God of the primeval lotus blossom, who is represented by the blue lotus. His name had the notion of 'perfection'. Nefertem was usually depicted as a man with a lotus-flower headdress, sometimes with the addition of two plumes and two necklace counterpoises, which are symbols of fertility through their connection with Het-Hert (Hathor). Since the sun was believed to have arisen from a lotus, Nefertem was linked with the sun-god, as described in the Pyramid Texts utterance 266 as ‘the lotus blossom which is before the nose of Re’, probably an allusion to the use of this scented flower by guests at banquets and making Nefertum the god of fragrance.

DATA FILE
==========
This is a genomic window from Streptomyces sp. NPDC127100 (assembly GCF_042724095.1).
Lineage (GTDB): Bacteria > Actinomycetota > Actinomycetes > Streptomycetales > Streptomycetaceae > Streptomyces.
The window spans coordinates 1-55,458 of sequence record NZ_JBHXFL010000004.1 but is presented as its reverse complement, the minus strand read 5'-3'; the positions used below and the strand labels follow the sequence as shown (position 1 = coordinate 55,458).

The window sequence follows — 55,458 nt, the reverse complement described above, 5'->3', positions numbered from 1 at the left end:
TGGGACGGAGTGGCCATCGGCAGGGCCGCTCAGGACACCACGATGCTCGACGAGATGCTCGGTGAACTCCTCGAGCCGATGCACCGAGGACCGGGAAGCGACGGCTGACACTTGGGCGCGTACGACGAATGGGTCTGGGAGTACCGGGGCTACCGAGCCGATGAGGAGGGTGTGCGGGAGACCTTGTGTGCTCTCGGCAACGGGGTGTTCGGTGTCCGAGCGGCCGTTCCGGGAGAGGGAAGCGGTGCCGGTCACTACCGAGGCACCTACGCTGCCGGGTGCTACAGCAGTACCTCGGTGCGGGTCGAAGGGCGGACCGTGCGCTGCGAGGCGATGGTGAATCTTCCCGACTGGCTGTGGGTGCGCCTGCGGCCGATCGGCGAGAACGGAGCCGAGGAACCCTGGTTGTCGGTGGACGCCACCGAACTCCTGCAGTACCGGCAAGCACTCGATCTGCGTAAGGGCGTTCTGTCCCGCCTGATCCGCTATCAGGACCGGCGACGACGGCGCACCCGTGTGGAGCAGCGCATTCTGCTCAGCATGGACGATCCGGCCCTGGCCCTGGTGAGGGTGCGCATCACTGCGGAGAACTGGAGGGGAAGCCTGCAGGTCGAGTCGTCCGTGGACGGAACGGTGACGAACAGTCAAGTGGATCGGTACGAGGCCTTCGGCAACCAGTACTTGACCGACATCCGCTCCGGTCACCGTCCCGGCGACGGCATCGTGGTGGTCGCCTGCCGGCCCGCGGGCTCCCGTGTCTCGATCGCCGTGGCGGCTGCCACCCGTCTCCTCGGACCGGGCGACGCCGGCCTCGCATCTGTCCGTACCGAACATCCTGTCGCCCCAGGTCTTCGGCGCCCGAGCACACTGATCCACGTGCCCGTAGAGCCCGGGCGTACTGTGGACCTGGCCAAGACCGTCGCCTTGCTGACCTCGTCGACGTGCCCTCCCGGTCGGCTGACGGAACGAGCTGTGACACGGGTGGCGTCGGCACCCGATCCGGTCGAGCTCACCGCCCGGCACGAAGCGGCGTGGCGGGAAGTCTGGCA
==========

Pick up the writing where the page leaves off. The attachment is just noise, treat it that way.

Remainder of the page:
At Memphis, Nefertem is regarded as the son of Sekhmet and Ptah. He was
sometimes thus depicted as lion-headed and occasionally, it was also
suggested that the goddess Bastet was his mother. At Buto, in the Delta,
Nefertem was regarded as the son of the cobra-goddess Wadjet. His
epithet khener tawy, protector of the two lands, perhaps suggests a role
as guardian of the unified state of Egypt.